Long-term Sabbatical

Sex, cells: an evolutionary inquiry into sexual reproduction

PI(s): John M Logsdon (University of Iowa)
Start Date: 1-Nov-2009
End Date: 31-Jul-2010

Sex has been deemed the "queen of problems in evolutionary biology" and questions of the origin, evolution and maintenance of sex have long captured the attention of biologists. In their seminal books published in the 1970s and 1980s Maynard Smith, Williams and Bell provided critical intellectual roadmaps and motivation for considering such questions. Indeed, in the past 30-plus years substantial effort has been directed at the problem--although progress has been made, many outstanding questions persist. Notably, no significant book on this topic has appeared since Michod & Levin's 1987 edited volume, "The Evolution of Sex: An Examination of Current Ideas". The purpose of this sabbatical is to write a book that provides an up-to-date summary and synthesis of the evolutionary biology of sex. By reference to classic and recent research, I will consider possible connections and clear distinctions regarding issues of the origin, evolution and maintenance of sex. I will illustrate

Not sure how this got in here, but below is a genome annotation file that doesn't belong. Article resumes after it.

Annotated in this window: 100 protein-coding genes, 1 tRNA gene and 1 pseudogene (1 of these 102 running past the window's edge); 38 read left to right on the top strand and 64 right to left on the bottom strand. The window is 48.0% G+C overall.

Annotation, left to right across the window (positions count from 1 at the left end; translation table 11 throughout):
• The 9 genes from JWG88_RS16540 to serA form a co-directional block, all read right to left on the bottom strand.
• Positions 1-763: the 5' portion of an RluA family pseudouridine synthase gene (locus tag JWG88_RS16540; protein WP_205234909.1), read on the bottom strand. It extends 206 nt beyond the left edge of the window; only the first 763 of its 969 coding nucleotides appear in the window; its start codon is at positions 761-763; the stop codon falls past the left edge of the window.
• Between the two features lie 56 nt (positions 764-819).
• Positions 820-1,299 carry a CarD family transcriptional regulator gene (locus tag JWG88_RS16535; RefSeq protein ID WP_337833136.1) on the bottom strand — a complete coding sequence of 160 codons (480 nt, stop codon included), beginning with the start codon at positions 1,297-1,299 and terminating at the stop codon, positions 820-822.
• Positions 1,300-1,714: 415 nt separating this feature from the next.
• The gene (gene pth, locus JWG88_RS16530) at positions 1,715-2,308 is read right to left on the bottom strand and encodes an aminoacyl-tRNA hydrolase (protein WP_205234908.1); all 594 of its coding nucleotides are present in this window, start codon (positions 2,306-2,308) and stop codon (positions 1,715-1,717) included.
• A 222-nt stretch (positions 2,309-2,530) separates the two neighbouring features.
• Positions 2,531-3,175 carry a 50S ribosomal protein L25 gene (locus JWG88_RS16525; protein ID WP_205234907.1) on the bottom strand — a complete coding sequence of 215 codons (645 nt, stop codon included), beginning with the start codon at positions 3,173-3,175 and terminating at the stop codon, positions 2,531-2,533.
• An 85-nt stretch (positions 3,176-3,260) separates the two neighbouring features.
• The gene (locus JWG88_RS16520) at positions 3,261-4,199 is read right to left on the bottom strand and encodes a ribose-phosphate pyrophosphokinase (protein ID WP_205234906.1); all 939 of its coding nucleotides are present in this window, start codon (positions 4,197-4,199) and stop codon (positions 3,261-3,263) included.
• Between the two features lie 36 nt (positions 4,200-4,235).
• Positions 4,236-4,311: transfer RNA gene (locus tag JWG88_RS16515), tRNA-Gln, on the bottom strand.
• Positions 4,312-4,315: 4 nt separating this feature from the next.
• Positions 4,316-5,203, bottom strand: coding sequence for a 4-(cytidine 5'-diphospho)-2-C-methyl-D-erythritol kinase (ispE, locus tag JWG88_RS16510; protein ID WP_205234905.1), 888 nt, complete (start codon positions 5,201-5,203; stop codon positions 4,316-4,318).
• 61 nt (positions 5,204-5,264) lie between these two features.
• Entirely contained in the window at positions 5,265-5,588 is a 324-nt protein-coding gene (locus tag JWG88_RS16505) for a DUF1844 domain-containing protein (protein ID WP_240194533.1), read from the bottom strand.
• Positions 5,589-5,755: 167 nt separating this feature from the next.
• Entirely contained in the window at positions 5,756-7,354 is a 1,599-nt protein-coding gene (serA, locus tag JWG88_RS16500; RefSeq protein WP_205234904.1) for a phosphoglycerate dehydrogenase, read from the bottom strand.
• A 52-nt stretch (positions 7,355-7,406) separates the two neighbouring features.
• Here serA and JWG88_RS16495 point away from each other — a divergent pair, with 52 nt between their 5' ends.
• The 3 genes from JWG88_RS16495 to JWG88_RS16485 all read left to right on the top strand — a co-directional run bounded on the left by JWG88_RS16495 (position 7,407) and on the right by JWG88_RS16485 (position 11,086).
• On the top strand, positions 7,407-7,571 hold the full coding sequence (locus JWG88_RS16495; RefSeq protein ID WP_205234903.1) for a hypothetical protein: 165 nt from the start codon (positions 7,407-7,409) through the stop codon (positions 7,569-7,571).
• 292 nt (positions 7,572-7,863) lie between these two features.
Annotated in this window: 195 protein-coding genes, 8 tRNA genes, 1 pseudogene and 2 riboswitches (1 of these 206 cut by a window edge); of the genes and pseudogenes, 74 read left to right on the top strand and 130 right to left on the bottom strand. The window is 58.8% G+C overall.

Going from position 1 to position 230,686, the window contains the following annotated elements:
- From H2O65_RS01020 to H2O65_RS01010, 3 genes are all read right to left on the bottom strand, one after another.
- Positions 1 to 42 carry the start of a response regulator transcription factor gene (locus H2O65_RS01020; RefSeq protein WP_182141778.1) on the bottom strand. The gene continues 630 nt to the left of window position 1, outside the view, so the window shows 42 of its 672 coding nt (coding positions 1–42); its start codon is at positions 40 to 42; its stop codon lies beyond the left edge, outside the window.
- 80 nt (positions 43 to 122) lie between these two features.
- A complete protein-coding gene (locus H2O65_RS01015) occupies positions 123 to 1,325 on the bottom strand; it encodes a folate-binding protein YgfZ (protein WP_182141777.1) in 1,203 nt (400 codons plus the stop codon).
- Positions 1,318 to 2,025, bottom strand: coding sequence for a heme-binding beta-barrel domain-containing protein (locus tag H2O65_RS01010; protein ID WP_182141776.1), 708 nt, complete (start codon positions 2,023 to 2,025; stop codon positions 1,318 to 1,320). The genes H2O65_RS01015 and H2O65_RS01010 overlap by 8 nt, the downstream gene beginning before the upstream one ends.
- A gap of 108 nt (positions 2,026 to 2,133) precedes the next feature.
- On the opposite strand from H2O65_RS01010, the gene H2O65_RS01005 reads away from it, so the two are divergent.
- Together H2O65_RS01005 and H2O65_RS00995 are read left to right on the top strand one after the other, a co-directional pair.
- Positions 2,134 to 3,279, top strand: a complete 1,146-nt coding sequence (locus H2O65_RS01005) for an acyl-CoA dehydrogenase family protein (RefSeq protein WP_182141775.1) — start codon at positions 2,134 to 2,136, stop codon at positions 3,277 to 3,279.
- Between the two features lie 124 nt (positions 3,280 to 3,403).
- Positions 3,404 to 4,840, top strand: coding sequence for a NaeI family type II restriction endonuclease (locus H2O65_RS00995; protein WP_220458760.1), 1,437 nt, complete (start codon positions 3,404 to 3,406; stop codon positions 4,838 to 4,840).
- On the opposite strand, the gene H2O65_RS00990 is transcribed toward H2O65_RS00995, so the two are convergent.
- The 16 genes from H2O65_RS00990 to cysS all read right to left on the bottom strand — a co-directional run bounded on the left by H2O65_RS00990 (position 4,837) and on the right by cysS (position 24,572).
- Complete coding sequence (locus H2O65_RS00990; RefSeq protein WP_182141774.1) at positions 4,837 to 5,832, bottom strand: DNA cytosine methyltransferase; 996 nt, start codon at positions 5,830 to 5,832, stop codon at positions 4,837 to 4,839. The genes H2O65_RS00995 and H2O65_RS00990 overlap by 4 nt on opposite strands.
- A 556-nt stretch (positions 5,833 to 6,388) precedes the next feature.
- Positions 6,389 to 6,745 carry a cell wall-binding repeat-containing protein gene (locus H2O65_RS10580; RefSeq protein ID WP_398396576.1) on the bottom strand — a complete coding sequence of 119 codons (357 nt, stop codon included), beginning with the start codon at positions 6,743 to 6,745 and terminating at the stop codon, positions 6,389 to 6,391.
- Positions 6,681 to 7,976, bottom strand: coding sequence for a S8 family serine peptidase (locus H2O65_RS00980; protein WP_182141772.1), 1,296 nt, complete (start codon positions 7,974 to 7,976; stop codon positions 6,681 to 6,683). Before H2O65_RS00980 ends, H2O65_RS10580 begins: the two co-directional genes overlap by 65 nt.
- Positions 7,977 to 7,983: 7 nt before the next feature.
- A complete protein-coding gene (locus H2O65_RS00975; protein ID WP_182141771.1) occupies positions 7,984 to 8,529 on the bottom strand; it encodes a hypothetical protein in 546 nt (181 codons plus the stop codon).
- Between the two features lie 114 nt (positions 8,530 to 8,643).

the key innovations involved in sexual reproduction with compelling examples from diverse biological systems. Throughout the book, I will summarize and synthesize work ranging from mathematical theory to functional morphology to molecular interactions. This book will be written in highly accessible language making it amenable--even interesting--to a non-specialist audience while keeping the content scientifically rigorous. Indeed, I will work from a premise that the evolutionary biology of sex is relevant to a wide public audience; with the manifold implications of sex in human behavior and health, the subject has clear potential for broad appeal.